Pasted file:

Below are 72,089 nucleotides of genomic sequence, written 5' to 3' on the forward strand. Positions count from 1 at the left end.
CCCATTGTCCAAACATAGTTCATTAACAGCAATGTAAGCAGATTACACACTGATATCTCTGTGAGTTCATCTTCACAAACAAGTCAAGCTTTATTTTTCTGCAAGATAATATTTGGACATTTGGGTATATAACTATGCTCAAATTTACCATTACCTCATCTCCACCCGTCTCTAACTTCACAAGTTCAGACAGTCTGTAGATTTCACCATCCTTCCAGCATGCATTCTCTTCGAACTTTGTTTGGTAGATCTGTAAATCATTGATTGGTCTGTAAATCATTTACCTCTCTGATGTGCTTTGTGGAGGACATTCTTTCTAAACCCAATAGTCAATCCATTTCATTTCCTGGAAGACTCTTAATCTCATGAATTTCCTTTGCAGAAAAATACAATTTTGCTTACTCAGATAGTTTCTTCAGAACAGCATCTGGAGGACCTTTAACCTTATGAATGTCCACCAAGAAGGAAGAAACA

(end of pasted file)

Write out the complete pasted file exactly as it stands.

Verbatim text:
Below are 72,089 nucleotides of genomic sequence, written 5' to 3' on the forward strand. Positions count from 1 at the left end.
CCCATTGTCCAAACATAGTTCATTAACAGCAATGTAAGCAGATTACACACTGATATCTCTGTGAGTTCATCTTCACAAACAAGTCAAGCTTTATTTTTCTGCAAGATAATATTTGGACATTTGGGTATATAACTATGCTCAAATTTACCATTACCTCATCTCCACCCGTCTCTAACTTCACAAGTTCAGACAGTCTGTAGATTTCACCATCCTTCCAGCATGCATTCTCTTCGAACTTTGTTTGGTAGATCTGTAAATCATTGATTGGTCTGTAAATCATTTACCTCTCTGATGTGCTTTGTGGAGGACATTCTTTCTAAACCCAATAGTCAATCCATTTCATTTCCTGGAAGACTCTTAATCTCATGAATTTCCTTTGCAGAAAAATACAATTTTGCTTACTCAGATAGTTTCTTCAGAACAGCATCTGGAGGACCTTTAACCTTATGAATGTCCACCAAGAAGGAAGAAACA